By James H. Nolt
Last week I discussed some limitations of a gold standard monetary system. An additional problem on which I did not elaborate is that of misconceptions surrounding the value of money. Some advocates of a gold standard think that in its absence inflation becomes an intractable problem. This is wrong because inflation is influenced less by the monetary standard than by the private (and sometimes also governmental) financial interests that collectively determine the expansion and contraction of credit. As has been the case with major currencies in recent years, inflation can thus be very low or even negative notwithstanding the lack of a gold standard. Conversely, significant inflation is still possible even with a gold standard.
Throughout history there has been much mystery and misinformation about what determines the value of money. The problem is not as simple as many have assumed. When metallic standards were commonplace, people assumed the value of money was determined by the value of the metal incorporated in coins. Theoretically, this is true, but there are many exceptions that typically prevent the realization of this ideal. Furthermore, to say that the value of money is determined by the metal value of coins begs the question: What determines the value of that metal relative to everything else?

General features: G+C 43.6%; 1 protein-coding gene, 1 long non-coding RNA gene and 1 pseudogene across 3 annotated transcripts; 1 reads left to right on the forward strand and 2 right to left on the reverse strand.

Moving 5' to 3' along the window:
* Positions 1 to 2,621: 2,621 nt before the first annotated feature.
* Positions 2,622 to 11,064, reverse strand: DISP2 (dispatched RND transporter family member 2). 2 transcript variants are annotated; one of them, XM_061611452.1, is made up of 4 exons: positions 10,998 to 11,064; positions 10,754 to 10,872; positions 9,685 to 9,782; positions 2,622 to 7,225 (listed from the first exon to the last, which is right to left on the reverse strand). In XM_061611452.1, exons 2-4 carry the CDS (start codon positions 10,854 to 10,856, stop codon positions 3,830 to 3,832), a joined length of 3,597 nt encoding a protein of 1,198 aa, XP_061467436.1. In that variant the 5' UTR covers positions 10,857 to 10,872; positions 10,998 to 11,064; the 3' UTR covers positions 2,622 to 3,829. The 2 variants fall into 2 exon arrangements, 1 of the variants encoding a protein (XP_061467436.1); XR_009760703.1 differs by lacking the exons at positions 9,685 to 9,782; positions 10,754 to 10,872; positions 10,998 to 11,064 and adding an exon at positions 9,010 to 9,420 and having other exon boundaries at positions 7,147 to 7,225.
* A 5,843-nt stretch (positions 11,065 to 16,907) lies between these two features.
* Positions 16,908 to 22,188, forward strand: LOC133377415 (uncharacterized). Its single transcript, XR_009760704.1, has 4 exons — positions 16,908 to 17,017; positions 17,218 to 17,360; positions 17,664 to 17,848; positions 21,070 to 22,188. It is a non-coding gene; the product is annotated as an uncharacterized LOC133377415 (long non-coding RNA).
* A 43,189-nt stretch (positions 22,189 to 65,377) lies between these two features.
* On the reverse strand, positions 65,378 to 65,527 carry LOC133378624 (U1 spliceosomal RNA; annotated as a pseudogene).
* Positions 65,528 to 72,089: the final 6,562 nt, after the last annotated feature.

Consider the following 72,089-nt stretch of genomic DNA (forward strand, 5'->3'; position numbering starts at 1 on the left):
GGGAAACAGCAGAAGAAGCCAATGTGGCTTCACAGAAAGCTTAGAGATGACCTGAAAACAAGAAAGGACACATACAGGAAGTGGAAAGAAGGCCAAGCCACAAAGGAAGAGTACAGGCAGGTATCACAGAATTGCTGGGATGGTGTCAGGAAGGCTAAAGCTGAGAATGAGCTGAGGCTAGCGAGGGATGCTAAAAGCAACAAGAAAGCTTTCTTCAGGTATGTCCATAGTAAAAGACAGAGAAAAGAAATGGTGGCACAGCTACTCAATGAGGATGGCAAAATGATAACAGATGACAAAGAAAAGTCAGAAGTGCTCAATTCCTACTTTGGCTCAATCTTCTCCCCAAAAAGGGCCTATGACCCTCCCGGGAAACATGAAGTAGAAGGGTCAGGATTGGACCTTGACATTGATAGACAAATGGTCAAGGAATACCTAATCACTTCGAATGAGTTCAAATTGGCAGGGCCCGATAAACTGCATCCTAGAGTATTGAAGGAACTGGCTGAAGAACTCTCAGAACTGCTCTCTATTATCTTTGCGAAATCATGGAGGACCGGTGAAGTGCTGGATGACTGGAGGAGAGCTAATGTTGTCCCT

The most common answers to this question argue that it either depends on 1) the relative cost of production of the underlying metal, or 2) supply and demand. The first is the typical view using the labor theory of value from classical political economy, and the second is the neoclassical view. Both make the same flawed assumptions that 1) the value of money is determined by the price of the metal, and 2) this price is determined by competitive markets.
During the heyday of the classical gold standard from 1873 to 1914, the supply of monetary gold was influenced by the preeminent power of the leading investment banking network of the time: the five Rothschild family banks, especially those in London and Paris. The Rothschilds are well known as the leaders of most major bond syndicates during that era, exercising considerable influence on the credit supply. But they also played a prominent role in refining and lending monetary gold to the leading central banks, on whose boards they also sat (this story is told in Niall Ferguson’s two-volume history of the House of Rothschild and chapters eight and nine of my book, International Political Economy: The Business of War and Peace).
As creditors whose wealth was largely generated by and invested in bonds, the Rothschilds tended to be bullish on gold and bonds denominated in gold currencies, which is the same as saying they were typically bearish on the prices of almost everything else. An important thing to keep in mind is that price inflation indicates the falling value of money while price deflation is the opposite. Which is to say if the monetary metal—in this case, gold—becomes more valuable, the prices of other things go down, and vice versa. Between the 1870s and 1890s, the first quarter-century of the classical gold standard era, the world experienced the largest price deflation in history. This was great for creditors like the Rothschilds but bad for debtors, such as the many railroad and canal companies that went bankrupt during this period.